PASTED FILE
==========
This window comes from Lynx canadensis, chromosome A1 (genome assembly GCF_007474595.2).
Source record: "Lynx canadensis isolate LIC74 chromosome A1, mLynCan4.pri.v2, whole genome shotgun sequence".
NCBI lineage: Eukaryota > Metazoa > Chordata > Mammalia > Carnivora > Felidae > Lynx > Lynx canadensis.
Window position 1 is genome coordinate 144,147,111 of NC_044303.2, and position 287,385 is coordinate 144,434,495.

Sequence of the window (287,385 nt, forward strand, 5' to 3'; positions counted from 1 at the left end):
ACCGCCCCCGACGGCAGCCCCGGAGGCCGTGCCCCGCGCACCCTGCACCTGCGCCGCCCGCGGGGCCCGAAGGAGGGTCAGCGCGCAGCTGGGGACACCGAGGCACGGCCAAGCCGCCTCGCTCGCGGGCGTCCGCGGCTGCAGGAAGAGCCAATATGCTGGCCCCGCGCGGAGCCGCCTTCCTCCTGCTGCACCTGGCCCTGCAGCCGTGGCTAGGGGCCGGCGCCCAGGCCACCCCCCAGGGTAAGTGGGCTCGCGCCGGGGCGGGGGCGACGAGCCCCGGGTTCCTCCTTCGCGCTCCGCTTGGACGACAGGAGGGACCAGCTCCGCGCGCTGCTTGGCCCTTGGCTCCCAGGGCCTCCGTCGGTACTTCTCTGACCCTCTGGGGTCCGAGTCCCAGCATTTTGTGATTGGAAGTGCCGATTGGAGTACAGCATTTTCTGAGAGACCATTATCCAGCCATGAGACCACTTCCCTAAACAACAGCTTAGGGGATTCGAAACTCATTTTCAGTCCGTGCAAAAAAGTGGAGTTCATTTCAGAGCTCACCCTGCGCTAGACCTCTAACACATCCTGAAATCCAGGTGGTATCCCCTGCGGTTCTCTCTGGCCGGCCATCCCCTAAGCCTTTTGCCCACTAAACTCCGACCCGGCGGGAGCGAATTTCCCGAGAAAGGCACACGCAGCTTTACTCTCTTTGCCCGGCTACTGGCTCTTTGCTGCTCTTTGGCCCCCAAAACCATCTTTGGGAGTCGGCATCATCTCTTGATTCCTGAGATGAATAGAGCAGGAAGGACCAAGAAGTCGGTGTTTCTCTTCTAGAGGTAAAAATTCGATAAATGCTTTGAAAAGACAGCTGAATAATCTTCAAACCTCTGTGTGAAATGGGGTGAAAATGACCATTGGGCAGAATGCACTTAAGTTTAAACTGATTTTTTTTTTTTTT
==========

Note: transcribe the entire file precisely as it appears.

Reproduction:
This window comes from Lynx canadensis, chromosome A1 (genome assembly GCF_007474595.2).
Source record: "Lynx canadensis isolate LIC74 chromosome A1, mLynCan4.pri.v2, whole genome shotgun sequence".
NCBI lineage: Eukaryota > Metazoa > Chordata > Mammalia > Carnivora > Felidae > Lynx > Lynx canadensis.
Window position 1 is genome coordinate 144,147,111 of NC_044303.2, and position 287,385 is coordinate 144,434,495.

Sequence of the window (287,385 nt, forward strand, 5' to 3'; positions counted from 1 at the left end):
ACCGCCCCCGACGGCAGCCCCGGAGGCCGTGCCCCGCGCACCCTGCACCTGCGCCGCCCGCGGGGCCCGAAGGAGGGTCAGCGCGCAGCTGGGGACACCGAGGCACGGCCAAGCCGCCTCGCTCGCGGGCGTCCGCGGCTGCAGGAAGAGCCAATATGCTGGCCCCGCGCGGAGCCGCCTTCCTCCTGCTGCACCTGGCCCTGCAGCCGTGGCTAGGGGCCGGCGCCCAGGCCACCCCCCAGGGTAAGTGGGCTCGCGCCGGGGCGGGGGCGACGAGCCCCGGGTTCCTCCTTCGCGCTCCGCTTGGACGACAGGAGGGACCAGCTCCGCGCGCTGCTTGGCCCTTGGCTCCCAGGGCCTCCGTCGGTACTTCTCTGACCCTCTGGGGTCCGAGTCCCAGCATTTTGTGATTGGAAGTGCCGATTGGAGTACAGCATTTTCTGAGAGACCATTATCCAGCCATGAGACCACTTCCCTAAACAACAGCTTAGGGGATTCGAAACTCATTTTCAGTCCGTGCAAAAAAGTGGAGTTCATTTCAGAGCTCACCCTGCGCTAGACCTCTAACACATCCTGAAATCCAGGTGGTATCCCCTGCGGTTCTCTCTGGCCGGCCATCCCCTAAGCCTTTTGCCCACTAAACTCCGACCCGGCGGGAGCGAATTTCCCGAGAAAGGCACACGCAGCTTTACTCTCTTTGCCCGGCTACTGGCTCTTTGCTGCTCTTTGGCCCCCAAAACCATCTTTGGGAGTCGGCATCATCTCTTGATTCCTGAGATGAATAGAGCAGGAAGGACCAAGAAGTCGGTGTTTCTCTTCTAGAGGTAAAAATTCGATAAATGCTTTGAAAAGACAGCTGAATAATCTTCAAACCTCTGTGTGAAATGGGGTGAAAATGACCATTGGGCAGAATGCACTTAAGTTTAAACTGATTTTTTTTTTTTTT